Cookie 'Banner Terror’: Are You in Schrems' Sights?
In 1993 Tesco ran a trial of a loyalty scheme: the Tesco Clubcard. When the results of the trial of the scheme were presented to the board in 1994, the chair, Lord Ian MacLaurin, said, ‘what scares me about this is you know more about my customers in three months than I know in 30 years’.
At the time, the card seemed an innocuous way to monitor customer behaviour. But it worked. Very well indeed. Sir Terry Leahy, chief executive between 1997 and 2011, said that it was the most significant factor in Tesco’s success at that time.
Are we seeing the start of similar game-changing developments in data protection compliance?
We may well be.
Step in, in particular, non-profit organisations like noyb (‘My Privacy is None of Your Business’), led by data activist Max Schrems (yes, that Max Schrems).
Under the straplines of ‘everybody hates #cookiebanners’ or ‘cookie banner terror’, noyb announced on 31 May that it is now targeting businesses which make it difficult to opt out of cookies. Noyb has already issued draft complaints to over 500 of the most popular websites across Europe. It has also set up a portal—the ‘WeComply!’ platform—where businesses who’ve been contacted can review their case and engage with noyb on the changes that the non-profit organisation believes need to be made. Over the course of the next year noyb says it is looking to send up to 10,000 complaints.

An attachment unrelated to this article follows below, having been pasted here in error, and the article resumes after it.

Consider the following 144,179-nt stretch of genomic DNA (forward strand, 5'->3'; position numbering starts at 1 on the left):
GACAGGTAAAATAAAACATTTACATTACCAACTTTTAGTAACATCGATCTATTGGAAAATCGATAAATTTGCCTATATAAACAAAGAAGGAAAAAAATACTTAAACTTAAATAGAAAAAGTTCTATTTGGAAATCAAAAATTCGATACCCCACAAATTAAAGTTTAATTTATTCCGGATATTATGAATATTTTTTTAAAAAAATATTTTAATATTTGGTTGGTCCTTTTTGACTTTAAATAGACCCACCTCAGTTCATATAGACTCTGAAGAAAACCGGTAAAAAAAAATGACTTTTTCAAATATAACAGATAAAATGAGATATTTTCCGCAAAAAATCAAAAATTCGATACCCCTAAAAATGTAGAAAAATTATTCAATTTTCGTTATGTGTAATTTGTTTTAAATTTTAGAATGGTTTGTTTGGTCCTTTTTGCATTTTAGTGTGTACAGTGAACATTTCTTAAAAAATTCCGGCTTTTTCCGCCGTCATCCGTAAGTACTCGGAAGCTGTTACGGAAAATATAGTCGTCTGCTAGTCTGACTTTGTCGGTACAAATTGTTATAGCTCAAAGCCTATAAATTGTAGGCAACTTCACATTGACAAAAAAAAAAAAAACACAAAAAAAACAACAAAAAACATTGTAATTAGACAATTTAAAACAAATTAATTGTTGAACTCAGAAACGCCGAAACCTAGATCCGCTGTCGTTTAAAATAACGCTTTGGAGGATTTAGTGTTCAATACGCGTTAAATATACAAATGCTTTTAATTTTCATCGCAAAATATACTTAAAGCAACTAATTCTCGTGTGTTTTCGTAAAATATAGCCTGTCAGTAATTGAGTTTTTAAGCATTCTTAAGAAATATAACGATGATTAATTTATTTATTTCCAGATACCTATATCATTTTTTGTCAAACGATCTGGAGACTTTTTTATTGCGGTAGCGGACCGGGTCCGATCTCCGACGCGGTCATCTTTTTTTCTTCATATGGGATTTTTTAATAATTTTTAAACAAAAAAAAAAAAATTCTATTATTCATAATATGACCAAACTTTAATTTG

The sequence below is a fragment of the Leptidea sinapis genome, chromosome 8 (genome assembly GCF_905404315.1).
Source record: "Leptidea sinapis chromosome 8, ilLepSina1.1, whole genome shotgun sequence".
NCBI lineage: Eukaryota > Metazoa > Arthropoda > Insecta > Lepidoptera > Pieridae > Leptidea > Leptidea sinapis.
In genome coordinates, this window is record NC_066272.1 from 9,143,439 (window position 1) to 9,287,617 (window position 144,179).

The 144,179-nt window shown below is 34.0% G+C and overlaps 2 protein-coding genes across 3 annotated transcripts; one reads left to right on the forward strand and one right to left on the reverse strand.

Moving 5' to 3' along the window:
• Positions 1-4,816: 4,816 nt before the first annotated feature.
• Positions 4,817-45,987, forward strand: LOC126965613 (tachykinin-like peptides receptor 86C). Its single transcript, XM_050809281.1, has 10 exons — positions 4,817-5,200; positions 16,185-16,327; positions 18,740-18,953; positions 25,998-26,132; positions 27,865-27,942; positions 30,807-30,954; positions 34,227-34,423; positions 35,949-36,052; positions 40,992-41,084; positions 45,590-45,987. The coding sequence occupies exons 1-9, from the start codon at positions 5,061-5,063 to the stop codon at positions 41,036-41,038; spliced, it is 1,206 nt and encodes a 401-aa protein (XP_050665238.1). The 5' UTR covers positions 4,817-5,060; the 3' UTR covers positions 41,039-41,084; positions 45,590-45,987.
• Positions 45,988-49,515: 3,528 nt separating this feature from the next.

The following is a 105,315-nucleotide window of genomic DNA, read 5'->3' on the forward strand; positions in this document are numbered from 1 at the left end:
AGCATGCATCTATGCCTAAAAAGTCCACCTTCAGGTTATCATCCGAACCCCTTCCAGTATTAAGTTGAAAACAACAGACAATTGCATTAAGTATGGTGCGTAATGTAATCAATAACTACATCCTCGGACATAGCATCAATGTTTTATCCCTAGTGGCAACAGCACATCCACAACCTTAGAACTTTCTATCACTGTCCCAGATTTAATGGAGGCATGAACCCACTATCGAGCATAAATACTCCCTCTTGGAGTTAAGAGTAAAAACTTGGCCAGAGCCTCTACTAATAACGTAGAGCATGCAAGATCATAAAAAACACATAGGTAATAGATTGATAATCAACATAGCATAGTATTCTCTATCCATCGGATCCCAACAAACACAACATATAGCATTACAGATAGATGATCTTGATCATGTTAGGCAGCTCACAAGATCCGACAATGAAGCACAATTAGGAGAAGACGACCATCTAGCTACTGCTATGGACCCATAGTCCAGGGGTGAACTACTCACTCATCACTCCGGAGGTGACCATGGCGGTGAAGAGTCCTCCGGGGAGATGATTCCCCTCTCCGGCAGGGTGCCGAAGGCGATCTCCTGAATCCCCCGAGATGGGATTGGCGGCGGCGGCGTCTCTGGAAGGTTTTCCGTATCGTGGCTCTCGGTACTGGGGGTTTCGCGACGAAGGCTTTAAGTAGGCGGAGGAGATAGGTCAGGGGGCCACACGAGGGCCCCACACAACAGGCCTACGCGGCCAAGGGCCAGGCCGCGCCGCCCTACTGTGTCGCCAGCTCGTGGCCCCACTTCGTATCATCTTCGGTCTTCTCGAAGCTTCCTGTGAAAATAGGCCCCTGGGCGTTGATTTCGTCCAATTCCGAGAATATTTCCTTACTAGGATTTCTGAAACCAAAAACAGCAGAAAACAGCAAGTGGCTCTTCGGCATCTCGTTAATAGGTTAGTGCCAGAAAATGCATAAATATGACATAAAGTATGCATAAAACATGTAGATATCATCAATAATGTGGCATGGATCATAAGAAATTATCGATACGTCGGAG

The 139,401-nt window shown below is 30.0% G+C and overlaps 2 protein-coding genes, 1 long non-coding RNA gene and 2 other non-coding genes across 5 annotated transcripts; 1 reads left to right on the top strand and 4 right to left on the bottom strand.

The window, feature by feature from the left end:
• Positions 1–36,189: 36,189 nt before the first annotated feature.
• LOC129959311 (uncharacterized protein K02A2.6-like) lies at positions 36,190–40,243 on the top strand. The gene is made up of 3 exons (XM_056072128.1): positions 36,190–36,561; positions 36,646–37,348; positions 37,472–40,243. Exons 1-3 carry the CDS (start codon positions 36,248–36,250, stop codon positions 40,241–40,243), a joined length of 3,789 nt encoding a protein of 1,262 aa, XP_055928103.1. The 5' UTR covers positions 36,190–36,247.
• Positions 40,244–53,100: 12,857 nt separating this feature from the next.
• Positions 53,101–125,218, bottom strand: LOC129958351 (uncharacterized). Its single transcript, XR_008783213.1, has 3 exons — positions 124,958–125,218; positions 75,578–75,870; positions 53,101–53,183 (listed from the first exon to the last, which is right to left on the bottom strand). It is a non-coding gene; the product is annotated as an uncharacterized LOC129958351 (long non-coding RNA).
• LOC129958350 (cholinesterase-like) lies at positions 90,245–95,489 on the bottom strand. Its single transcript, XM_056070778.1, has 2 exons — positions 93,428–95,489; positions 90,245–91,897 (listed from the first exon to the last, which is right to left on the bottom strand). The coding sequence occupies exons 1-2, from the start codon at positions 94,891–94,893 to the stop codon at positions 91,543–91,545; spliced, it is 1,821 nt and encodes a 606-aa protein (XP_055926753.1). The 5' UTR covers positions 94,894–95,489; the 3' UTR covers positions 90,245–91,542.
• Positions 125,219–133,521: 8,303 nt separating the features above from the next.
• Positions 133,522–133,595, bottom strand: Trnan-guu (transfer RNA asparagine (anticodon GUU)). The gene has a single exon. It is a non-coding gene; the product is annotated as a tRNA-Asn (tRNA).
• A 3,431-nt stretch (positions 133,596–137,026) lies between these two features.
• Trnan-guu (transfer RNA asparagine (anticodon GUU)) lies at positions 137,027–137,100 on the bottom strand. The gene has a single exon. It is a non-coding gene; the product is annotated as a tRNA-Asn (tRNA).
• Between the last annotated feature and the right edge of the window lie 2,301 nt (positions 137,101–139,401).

Like the Clubcard three decades ago, noyb’s heady ambitions have been turbocharged by technology: it has developed a system that trawls websites looking for non-compliance and then flags it up to these Vienna-based privacy campaigners. Complaints are auto-generated after an tech-enabled deep review of a business’s website cookies. Noyb says that it will then give non-compliant businesses one month to change their sites.
Can a third party potentially know more about your compliance, or worse, non-compliance than you do? In a word, ‘yes’. And, as organisations like noyb are showing, they are willing to do something about it.
Although cookies may have fallen off the radar of many businesses, failure to comply with the rules, including the GDPR, could potentially result in hefty fines. The French privacy regulator, CNIL has recently been looking at cookies compliance more, giving updated guidance clarifying their use. Other regulators such as the Spanish privacy regulator, AEPD, updated their guidance last summer. While the new EU-wide ePrivacy Regulation is still being negotiated, businesses shouldn’t be lulled into a fall sense of security. Cookies haven’t fallen off the regulators’ radars.
If you’ve received such a complaint, do get in touch. In the meantime if you have any questions on cookies or would like to chat generally about them, we’d be delighted to hear from you.
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